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J Lab Clin Med. 1995 Apr;125(4):442-9.

Decreased production of red blood cells in human subjects exposed to microgravity.

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Department of Medicine, Baylor College of Medicine, Houston, TX 77030, USA.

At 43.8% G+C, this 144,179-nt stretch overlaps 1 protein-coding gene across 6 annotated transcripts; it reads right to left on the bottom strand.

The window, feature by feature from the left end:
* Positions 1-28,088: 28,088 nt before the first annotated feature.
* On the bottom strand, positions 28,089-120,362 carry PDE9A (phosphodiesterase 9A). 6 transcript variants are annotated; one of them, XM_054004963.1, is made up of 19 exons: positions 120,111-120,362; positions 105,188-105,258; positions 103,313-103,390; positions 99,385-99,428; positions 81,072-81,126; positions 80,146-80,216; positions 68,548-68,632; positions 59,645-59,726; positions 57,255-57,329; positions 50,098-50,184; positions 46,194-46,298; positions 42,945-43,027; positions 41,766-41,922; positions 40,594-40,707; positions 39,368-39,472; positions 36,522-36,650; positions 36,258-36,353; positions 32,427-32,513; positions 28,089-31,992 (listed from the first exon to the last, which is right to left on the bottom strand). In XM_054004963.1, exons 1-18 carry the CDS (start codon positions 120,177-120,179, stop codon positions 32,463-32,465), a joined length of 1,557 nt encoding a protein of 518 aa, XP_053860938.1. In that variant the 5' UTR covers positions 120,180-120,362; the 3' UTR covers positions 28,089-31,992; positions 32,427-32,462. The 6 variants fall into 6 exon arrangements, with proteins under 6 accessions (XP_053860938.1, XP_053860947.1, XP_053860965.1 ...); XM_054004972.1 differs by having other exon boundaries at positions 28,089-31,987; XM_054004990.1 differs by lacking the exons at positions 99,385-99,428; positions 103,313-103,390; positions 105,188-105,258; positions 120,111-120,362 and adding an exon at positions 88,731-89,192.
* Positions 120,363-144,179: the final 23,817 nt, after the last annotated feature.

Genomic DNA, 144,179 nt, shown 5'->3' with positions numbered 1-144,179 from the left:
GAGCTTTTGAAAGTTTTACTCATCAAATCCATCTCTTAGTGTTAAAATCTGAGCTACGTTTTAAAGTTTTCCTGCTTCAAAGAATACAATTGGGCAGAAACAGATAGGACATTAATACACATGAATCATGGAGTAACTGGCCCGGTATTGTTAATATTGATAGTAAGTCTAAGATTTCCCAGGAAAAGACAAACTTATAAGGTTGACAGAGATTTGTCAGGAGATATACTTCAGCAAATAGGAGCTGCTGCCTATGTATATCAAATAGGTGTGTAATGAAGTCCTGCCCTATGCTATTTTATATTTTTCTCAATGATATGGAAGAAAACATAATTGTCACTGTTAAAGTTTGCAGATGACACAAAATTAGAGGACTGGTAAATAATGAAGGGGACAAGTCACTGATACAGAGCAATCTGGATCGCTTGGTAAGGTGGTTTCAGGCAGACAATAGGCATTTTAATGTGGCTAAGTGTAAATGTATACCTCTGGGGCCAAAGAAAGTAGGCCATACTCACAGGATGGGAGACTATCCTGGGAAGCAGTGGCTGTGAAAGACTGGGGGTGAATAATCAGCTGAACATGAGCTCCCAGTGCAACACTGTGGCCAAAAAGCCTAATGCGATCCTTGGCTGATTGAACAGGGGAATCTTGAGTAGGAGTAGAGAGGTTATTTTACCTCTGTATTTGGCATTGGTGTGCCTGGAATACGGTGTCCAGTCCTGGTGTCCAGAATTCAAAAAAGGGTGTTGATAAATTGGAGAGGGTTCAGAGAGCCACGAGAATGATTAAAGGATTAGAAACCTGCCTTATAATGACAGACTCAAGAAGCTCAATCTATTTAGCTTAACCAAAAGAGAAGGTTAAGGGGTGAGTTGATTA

The total-body red blood cell mass (RBCM) decreases during the first few days of spaceflight; however, the pathophysiology of "spaceflight anemia" noted on return to earth is poorly understood. In studies before, during, and after a 9-day mission we determined the rates of removal and replacement of RBCs by using chromium 51. The rate and efficiency of RBC production were assessed with iron 59. Serial measurements were made of plasma volume (PV), RBCM, serum ferritin level, and erythropoietin level. PV decreased within hours, resulting in an increased total body hematocrit during the first few days of the mission. Serum erythropoietin level decreased within 24 hours and remained low. Circulating RBCs disappeared at a normal rate during flight, but few new cells replaced those destroyed, resulting in a decrease in RBCM of 11% during the mission. After 22 hours in space, intramedullary formation of cells continued at near preflight levels as measured by erythron iron turnover. The coexistence of new cell formation in the bone marrow and failure of cells to be released into the blood is consistent with ineffective erythropoiesis. Microgravity causes blood located in gravity-dependent spaces to shift to a central volume. We conclude that the initial adaptation is a reduction in PV resulting in plethora. Increase in total body hematocrit causes a decrease in erythropoietin production. RBCM decreases because RBCs destroyed at a normal rate are not replaced.(ABSTRACT TRUNCATED AT 250 WORDS).

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